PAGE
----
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The Sheiling Special Education Trust Good

Inspection Summary

Overall summary & rating


Updated 28 October 2016

The inspection took place on 3 and 6 October 2016.

The Sheiling Special Education Trust is registered to provide accommodation and personal care for up to 21 people whilst they attend the college on the same site. At the time of our inspection there were 17 people living in two houses called Westmount and Watchmoor. The people living in these houses had complex support needs. This meant they needed intensive support related to many aspects of daily living such as their health, communication, their ability to relate to others and how they managed their emotions and experience of their environment.

There was a registered manager in post at the time of our inspection. A registered manager is a person who has registered with the Care Quality Commission to manage the service. Like registered providers, they are ‘registered persons’. Registered persons have legal responsibility for meeting the requirements in the Health and Social Care Act 2008 and associated Regulations about how the service is run.

People had support and care when they needed it from staff who had been safely recruited and understood their needs. Staff were consistent in their knowledge of people’s care needs and spoke confidently about the support people needed to meet these needs. They told us they felt supported in their roles and had received training that provided them with the necessary knowledge and skills.

People were protected from harm because staff understood how to reduce the risks people faced. They also knew how to identify and respond to abuse and said they would be confident to do so.

People saw health care professionals when necessary. Support was provided to reduce people’s anxiety around health appointments and this resulted in more effective access for individuals. Records and feedback from a healthcare professional reflected that staff responded appropriately to both ongoing healthcare needs and health emergencies. People received their medicines as they were prescribed.

Staff understood how people consented to the care they provided and encouraged people to make decisions about their lives. Care plans and practice reflected the framework of the Mental Capacity Act 2005. Deprivation of Liberty Safeguards had been applied for when people needed to live in one of the houses to be cared for safely but did not have the mental capacity to consent to this.

People were engaged with activities that reflected their assessed needs, preferences and strengths. This included individual and group activities both in the houses, grounds and the local area. Where people were working to achieve goals through these activities this was recorded in a way that supported people’s understanding of these goals.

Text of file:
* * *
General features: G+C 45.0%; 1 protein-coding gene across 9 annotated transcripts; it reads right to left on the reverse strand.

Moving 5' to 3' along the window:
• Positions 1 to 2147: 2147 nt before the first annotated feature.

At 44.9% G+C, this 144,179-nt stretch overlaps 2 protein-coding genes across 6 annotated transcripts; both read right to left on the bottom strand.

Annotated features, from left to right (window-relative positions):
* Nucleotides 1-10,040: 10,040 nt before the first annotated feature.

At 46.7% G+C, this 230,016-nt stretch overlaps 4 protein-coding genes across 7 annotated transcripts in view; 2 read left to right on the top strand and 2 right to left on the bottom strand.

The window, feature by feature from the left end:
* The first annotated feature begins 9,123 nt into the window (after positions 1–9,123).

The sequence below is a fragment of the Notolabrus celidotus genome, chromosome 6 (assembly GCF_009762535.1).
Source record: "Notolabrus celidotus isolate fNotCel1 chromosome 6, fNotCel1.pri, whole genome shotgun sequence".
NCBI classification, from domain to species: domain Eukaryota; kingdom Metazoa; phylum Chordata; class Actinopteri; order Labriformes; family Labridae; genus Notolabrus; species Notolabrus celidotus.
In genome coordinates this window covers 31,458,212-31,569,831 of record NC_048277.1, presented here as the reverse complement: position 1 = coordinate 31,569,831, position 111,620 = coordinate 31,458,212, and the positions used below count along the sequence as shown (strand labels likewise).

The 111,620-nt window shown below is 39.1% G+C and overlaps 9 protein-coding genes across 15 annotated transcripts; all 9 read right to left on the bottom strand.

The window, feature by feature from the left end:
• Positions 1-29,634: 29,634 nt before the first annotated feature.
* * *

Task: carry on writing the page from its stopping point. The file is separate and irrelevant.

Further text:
Mealtimes were communal, social events. They had a clear beginning and end; people understood this routine and were encouraged to take part. Everyone described the food as good and there were systems in place to ensure people had enough to eat and drink. When people needed particular diets or support to eat and drink safely this was in place.

Quality assurance had led to improvements being made and people, relatives and staff were invited to contribute their views to this process. Staff, relatives and people spoke positively about the management and staff team as a whole.

People, relatives and staff were positive about the care and kindness they experienced within the Sheiling Special Education Trust. Staff were cheerful and treated people and visitors with respect and kindness throughout our inspection.

Inspection areas



Updated 28 October 2016

The service was safe. People were supported by staff who understood the risks they faced and spoke competently about how they reduced these risks.

There were enough, safely recruited, staff to meet people’s needs.

Relatives felt their loved ones were safe. People were supported by staff who understood their role in keeping them safe.

People received their medicines as prescribed.



Updated 28 October 2016

The service was effective.

People received care that promoted their human rights. Deprivation of Liberty Safeguards (DoLS) had been applied for people who needed their liberty to be restricted for them to live safely in the home.

People were cared for by staff who understood their needs and felt supported and valued.

People had the food and drink they needed. Everyone told us the food was good.

People had access to health professionals.



Updated 28 October 2016

The service was caring. People received compassionate and kind care.

Staff communicated with people in a friendly and warm manner. People were treated with dignity and respect by all staff and their privacy was protected.

People were encouraged to make decisions and choices throughout the day.



Updated 28 October 2016

The service was responsive. People received care that was responsive to their individual needs and staff shared information to ensure they were aware of people’s current needs.

People enjoyed regular and varied activities that they planned with staff.

People were encouraged to share their opinions and feelings. Relatives and professionals told us they felt listened to and knew how to make complaints.



Updated 28 October 2016

The service was well led. Relatives, professionals and staff had confidence in the management.

There were systems in place to monitor and improve quality including seeking the views of people and relatives.

Monitoring had identified where improvements were necessary and action had been taken.

Staff were committed to the ethos of the organisation and were able to share their views with each other and the management.